James Cracknell, the Olympic rower turned adventurer, has abandoned an attempt to break the record for cycling from Land's End to John o'Groats on a tandem, with only 68 miles to go.
Cracknell and his partner, Jerone Walters, had ridden non-stop for more than 46 hours along the 842-mile route when their support team advised them to stop yesterday morning, about four hours out of Inverness. Cracknell, a double Olympic gold-medallist and veteran of extreme endurance events, described his frustration at having to give up so close to the goal, which he believed was "within our grasp".
A message on the event's website said: "Safety is our priority and we simply couldn't continue." But on his website, Cracknell said later: "The support crew pulled us over, not because we looked unsafe or they were worried about us physically, but because our average speed was lower than at anytime over the previous 48 hours."
He and Walters were hours from beating the 45-year-old record set by Peter Swinden and John Withers, but Cracknell seemed to suggest that his heart simply wasn't in it.
"[The team] detected a 'laissez faire' attitude to the record that hadn't been there over the previous two days," he said. "It was my reaction to being stopped within 60 miles of John o'Groats and a new record that was telling. Previously I may have protested or tried to argue my case but in recovering from my accident last year I've learnt to trust and rely on people around me a lot more."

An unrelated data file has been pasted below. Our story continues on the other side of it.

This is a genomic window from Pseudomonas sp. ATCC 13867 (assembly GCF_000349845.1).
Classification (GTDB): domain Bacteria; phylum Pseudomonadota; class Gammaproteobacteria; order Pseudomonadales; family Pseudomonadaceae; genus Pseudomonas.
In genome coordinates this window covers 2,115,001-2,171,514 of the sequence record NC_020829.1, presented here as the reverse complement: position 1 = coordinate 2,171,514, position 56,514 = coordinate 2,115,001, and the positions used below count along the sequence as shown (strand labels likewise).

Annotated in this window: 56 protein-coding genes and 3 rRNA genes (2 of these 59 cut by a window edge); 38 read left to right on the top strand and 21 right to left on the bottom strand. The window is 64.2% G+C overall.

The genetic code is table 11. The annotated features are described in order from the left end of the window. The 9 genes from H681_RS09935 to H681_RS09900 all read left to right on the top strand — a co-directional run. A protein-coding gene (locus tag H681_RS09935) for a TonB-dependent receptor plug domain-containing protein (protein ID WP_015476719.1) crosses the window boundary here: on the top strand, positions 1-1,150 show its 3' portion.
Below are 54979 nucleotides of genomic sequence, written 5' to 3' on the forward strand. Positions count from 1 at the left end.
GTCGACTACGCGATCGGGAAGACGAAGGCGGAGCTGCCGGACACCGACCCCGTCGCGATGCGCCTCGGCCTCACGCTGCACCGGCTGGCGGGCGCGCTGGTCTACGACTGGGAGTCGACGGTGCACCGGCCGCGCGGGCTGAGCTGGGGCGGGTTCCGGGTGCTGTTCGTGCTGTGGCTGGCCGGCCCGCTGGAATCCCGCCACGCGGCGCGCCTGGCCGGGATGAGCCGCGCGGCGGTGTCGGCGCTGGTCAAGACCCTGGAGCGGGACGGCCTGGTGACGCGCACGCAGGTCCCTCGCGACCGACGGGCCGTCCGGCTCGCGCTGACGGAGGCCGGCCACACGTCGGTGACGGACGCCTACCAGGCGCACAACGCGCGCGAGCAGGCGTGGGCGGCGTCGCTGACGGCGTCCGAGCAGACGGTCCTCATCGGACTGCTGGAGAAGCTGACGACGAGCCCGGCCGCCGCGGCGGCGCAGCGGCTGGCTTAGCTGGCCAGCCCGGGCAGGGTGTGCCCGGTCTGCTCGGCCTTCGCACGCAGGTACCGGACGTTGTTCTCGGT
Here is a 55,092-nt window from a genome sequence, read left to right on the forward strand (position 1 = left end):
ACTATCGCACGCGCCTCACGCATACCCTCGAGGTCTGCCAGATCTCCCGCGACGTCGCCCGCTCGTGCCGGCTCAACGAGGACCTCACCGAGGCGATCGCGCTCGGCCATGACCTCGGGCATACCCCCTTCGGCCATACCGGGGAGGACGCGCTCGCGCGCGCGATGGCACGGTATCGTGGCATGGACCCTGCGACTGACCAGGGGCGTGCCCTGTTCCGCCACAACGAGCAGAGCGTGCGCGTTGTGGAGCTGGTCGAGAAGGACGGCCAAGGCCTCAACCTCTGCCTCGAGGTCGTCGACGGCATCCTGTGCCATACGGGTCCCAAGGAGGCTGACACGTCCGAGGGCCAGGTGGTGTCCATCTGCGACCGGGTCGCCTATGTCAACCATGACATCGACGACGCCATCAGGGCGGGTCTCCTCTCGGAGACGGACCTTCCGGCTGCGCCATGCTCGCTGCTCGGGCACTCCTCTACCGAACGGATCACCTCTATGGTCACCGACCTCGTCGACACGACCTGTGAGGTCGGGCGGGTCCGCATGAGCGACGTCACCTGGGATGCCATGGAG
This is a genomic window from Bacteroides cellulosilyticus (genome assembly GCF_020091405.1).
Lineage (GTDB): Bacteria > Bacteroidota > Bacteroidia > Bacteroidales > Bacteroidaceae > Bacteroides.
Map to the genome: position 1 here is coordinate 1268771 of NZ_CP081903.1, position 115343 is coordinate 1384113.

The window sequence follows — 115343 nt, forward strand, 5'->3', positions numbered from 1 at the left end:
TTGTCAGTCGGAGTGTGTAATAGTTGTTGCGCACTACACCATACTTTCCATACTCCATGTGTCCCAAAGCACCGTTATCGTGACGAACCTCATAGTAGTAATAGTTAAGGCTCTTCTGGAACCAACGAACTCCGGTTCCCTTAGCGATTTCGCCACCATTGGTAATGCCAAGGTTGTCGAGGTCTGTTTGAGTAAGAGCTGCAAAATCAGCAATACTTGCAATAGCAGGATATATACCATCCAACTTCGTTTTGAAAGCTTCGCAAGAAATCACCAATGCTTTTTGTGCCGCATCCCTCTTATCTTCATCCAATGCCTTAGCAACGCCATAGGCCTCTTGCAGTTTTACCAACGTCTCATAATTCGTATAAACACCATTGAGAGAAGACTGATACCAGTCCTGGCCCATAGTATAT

Last year, Cracknell was nearly killed on his bike, when he was struck on the head by a lorry's wing mirror in Arizona while trying to run, swim and cycle across America in 18 days. He fractured his skull and suffered brain damage which affected his short term memory and left him subject to unpredictable mood swings. He marked the end of an arduous six-month recovery in characteristic style earlier this year, by competing in a 430-mile land race in -50C temperatures on the Yukon peninsula in Canada.
The Land's End to John o'Groats tandem ride, however, has become Cracknell's nemesis. In 2009 he and British Olympic track cyclist Rebecca Romero had to abandon an attempt when Romero picked up an injury. In 1966, Swinden and Withers completed the route in 50 hours, 14 minutes, 25 seconds. Cracknell and Walters abandoned their attempt after 46 hours, 26 minutes, 16 seconds, having set an average speed of 16.7mph.
Cracknell, as the less experienced cyclist, rode the rear, while Walters, a semi-professional time trial cyclist, was the pilot. They were riding to raise money for Headway, the brain injury association, and were accompanied by a 15-strong support team.
Cracknell, who thanked "the amazing people" who backed the attempt, said it would be a long time before he got back on a tandem . "I'll never be able to look at one again without coming out in a cold sweat," he said.Reuse content